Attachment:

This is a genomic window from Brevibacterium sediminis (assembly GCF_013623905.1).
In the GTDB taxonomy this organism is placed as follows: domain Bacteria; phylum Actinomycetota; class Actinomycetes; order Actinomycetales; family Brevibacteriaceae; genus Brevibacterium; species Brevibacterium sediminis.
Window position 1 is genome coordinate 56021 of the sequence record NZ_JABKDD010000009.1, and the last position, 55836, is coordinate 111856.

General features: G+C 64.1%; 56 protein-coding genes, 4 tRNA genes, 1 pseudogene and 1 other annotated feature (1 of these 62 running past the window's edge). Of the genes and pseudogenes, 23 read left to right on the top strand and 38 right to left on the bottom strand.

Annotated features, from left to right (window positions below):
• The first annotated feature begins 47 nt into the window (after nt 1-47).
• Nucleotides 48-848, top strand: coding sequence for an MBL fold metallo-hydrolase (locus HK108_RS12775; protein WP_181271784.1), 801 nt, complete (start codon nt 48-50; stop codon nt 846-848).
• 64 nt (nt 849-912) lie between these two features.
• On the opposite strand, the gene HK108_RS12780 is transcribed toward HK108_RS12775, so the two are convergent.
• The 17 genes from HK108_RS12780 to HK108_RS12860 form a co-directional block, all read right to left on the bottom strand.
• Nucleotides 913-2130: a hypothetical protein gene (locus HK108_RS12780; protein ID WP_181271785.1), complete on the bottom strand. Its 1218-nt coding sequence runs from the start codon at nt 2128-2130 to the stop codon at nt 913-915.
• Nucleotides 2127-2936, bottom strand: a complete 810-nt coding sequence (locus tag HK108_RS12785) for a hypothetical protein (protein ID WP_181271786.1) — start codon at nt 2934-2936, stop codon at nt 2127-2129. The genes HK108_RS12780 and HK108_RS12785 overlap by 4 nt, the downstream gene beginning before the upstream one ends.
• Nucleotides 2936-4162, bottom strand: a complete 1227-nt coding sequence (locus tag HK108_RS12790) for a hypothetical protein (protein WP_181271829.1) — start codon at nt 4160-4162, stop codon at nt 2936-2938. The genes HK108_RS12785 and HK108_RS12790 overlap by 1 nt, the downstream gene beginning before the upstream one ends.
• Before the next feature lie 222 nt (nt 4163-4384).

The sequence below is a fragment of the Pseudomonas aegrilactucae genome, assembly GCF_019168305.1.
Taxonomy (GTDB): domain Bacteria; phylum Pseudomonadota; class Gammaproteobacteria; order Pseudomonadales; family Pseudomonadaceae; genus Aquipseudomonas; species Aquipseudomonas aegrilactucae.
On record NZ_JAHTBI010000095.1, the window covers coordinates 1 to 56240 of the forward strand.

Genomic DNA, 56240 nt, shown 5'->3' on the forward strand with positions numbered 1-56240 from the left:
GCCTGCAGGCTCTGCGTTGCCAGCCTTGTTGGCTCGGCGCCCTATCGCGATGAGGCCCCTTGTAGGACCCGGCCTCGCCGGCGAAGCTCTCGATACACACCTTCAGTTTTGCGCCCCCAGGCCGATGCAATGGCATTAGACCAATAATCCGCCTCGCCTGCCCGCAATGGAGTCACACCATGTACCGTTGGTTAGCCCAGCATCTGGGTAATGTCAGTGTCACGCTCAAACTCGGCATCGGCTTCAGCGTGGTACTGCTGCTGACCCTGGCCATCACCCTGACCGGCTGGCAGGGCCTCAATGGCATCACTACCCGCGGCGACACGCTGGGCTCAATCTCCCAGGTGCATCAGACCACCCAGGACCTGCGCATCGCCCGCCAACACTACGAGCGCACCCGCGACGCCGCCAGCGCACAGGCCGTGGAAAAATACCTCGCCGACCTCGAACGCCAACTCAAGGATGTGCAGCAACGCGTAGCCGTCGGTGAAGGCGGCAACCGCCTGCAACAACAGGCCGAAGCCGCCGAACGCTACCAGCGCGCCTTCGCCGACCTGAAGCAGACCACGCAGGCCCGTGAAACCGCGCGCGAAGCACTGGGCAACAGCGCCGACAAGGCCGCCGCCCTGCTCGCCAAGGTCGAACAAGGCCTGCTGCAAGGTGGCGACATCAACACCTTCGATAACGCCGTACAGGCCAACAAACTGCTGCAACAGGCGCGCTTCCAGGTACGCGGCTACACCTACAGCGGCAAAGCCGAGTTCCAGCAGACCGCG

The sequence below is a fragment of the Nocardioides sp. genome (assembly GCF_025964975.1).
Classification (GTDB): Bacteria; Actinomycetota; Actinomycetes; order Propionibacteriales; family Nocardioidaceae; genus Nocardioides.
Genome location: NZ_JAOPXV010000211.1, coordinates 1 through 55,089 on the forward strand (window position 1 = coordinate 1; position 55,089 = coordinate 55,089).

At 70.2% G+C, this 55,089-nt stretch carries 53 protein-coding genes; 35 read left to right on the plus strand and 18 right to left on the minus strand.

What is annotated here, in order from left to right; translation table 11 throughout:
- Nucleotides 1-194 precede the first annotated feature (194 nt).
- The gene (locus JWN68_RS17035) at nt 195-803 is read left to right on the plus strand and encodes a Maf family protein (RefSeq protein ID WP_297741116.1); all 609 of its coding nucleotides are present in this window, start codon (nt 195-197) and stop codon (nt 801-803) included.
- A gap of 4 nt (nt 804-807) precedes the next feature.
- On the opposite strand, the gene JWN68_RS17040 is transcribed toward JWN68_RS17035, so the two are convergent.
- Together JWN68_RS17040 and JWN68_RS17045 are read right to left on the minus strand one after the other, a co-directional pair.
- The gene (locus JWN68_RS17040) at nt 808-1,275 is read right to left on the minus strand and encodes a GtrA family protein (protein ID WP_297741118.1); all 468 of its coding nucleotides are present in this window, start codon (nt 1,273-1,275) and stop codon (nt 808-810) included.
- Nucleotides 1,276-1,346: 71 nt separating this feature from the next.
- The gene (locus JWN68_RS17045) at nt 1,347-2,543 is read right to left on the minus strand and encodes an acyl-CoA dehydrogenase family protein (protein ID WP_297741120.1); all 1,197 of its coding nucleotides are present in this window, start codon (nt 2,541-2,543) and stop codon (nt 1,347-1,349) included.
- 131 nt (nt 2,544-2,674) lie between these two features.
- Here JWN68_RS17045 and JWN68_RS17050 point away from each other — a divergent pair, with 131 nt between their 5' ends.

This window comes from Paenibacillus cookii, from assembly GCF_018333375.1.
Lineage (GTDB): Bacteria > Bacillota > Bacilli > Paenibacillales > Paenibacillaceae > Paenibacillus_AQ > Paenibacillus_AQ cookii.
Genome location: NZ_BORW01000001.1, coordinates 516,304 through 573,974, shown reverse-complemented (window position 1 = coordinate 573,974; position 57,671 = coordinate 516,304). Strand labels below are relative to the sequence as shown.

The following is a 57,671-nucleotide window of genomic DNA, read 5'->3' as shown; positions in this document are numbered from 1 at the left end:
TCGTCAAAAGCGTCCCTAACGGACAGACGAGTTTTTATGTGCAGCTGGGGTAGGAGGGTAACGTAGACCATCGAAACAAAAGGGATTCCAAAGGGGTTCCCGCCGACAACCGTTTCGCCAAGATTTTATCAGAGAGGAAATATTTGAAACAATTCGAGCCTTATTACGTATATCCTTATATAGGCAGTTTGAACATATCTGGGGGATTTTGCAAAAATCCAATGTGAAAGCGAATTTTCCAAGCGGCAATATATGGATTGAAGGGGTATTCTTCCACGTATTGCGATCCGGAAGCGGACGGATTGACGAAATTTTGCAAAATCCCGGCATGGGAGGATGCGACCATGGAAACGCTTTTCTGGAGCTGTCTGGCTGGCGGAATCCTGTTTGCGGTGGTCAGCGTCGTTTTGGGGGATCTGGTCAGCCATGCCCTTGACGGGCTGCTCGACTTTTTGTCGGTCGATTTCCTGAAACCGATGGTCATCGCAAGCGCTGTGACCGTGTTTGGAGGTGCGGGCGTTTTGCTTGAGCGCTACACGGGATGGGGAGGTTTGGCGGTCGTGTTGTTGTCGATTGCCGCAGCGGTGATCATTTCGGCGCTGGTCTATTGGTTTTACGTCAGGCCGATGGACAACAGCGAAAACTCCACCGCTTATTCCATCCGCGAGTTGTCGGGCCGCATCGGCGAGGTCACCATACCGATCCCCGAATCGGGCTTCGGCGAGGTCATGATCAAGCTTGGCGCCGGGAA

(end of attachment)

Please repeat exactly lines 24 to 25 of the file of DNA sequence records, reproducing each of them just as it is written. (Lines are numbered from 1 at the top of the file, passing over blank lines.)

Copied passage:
What is annotated here, in order from left to right; translation table 11 throughout:
- Nucleotides 1-194 precede the first annotated feature (194 nt).